This means that omega-6 fatty acids dominate the pathway. This reduces ALA's conversion to EPA and DHA, thus leading to reduced levels of EPA and DHA. Recall that decreased levels of DHA can lead to deficits in neural development and function, which is especially critical during pregnancy, infancy and childhood. This is of greater concern to those of us who are vegan or vegetarian and don't consume direct sources of EPA and DHA from fish.
Sources of omega-6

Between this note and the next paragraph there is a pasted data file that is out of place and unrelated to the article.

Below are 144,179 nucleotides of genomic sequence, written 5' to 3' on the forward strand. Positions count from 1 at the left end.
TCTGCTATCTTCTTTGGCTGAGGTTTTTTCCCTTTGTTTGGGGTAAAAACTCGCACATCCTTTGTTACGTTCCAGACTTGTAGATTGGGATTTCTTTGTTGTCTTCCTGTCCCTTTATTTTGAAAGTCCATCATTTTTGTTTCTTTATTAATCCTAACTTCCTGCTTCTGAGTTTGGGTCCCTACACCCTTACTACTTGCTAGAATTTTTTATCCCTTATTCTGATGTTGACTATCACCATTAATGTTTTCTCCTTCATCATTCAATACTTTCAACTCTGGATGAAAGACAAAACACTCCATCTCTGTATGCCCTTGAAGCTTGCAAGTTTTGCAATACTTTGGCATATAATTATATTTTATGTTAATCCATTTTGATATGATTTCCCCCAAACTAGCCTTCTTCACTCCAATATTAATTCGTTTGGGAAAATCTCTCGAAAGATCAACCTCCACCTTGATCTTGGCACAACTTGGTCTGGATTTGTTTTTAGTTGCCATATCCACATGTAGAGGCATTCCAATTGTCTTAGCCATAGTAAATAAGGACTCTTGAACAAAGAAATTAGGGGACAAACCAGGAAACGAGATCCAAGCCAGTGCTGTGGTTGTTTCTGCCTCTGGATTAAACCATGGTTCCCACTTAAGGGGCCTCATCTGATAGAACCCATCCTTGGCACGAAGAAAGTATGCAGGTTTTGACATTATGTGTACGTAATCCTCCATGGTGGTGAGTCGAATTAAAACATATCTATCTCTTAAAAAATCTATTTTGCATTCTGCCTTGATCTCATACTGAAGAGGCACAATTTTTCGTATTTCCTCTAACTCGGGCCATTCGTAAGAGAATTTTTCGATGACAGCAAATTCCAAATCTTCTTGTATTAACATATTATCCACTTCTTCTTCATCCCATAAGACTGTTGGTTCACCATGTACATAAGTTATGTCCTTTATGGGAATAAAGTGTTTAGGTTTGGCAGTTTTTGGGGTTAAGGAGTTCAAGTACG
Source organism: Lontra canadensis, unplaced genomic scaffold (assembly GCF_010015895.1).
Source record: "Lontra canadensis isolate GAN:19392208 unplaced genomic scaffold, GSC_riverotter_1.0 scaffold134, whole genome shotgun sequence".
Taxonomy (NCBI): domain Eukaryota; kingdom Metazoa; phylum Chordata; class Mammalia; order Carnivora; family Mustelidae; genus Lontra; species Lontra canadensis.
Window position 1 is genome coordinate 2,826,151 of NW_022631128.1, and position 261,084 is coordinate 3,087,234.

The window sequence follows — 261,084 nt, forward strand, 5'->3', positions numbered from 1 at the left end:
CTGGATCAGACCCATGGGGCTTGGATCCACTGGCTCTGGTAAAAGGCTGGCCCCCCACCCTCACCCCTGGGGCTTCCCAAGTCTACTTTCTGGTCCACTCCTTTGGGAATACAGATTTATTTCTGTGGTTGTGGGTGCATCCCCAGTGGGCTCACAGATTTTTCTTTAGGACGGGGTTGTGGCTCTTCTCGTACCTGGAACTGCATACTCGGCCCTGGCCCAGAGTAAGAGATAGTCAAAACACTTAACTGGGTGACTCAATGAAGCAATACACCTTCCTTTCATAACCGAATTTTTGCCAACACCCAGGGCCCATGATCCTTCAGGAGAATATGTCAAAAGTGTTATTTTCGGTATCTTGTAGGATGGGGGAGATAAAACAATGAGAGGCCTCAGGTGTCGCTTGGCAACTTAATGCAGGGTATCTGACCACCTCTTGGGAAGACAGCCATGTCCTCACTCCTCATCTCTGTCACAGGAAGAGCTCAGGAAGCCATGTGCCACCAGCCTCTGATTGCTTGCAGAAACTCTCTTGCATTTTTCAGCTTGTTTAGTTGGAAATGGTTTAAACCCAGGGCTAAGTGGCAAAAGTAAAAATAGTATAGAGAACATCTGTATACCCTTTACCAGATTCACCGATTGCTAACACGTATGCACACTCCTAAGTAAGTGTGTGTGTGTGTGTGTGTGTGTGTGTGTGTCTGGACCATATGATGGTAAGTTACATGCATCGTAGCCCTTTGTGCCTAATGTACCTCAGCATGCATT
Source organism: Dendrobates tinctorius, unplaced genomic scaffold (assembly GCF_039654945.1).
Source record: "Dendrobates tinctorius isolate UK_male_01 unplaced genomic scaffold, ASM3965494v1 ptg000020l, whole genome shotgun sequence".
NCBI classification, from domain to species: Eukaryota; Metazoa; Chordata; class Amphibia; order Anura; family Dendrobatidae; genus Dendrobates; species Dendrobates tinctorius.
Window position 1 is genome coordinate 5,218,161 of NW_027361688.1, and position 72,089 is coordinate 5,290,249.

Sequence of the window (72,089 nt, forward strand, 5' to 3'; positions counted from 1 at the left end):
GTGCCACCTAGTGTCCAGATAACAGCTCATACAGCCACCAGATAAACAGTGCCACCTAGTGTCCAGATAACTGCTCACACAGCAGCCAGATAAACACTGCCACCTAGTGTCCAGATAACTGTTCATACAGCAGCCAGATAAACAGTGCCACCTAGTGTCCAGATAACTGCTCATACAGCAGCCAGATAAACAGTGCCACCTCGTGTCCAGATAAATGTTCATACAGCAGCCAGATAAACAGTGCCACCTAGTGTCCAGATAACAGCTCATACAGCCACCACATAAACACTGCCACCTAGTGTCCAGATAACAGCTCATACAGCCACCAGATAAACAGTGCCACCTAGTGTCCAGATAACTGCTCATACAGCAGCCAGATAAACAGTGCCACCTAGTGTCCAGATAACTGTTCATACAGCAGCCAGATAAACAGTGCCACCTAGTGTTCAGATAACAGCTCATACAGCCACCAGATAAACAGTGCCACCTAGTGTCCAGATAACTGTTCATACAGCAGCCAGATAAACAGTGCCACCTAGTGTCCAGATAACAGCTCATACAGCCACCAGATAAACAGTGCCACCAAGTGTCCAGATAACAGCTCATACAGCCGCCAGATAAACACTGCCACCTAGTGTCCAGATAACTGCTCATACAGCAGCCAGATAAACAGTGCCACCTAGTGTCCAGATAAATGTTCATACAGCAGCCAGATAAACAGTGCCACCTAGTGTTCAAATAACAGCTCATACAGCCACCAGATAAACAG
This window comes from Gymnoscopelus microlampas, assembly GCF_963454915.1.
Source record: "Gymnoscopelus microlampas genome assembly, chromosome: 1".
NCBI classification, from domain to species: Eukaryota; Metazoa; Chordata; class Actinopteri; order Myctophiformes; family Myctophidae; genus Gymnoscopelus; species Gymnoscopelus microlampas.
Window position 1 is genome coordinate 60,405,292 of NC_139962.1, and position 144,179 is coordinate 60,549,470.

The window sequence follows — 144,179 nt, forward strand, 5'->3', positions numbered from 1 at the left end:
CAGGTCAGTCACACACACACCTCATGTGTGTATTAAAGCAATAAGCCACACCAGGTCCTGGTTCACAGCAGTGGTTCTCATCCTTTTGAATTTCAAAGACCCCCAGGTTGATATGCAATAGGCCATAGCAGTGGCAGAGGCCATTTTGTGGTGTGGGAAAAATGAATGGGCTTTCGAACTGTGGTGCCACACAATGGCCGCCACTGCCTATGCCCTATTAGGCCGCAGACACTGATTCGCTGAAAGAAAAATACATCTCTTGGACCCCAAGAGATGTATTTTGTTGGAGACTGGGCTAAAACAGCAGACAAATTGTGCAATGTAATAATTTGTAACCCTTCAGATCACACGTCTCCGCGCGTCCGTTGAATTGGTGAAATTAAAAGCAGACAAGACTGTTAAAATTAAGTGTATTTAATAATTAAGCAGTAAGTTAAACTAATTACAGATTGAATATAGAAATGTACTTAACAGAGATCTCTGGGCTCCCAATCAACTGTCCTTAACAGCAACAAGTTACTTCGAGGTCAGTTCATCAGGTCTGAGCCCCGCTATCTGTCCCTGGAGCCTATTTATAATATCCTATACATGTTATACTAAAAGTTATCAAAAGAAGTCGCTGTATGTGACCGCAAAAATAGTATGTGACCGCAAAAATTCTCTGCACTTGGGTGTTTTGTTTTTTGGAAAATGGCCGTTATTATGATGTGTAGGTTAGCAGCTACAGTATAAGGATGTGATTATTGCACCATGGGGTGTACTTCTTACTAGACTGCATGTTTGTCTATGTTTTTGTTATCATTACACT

Omega-6, in high amounts, can be found in corn oil, grape seed oil, safflower oil, and soybean oil. It can also be found in hemp seeds, sunflower seeds, walnuts, pine nuts, soybeans and so on. As we can see, it's not black and white: many of the foods that contain omega-3 also contain omega-6! This isn't to say we must remove omega-6 from our diet altogether. Omega-6 fatty acids are still considered "essential" fatty acids needed in our body! However, meeting the recommended amount of omega-6 isn't an issue as it seems too abundant in most of our lives. The focus we recommend, instead, is to balance out this ratio of omega-3 to omega-6 fats and to bring it closer to 1:1. We can do this by choosing foods high in omega-3 more often and being conscious of foods high in omega-6 so as to choose these less often.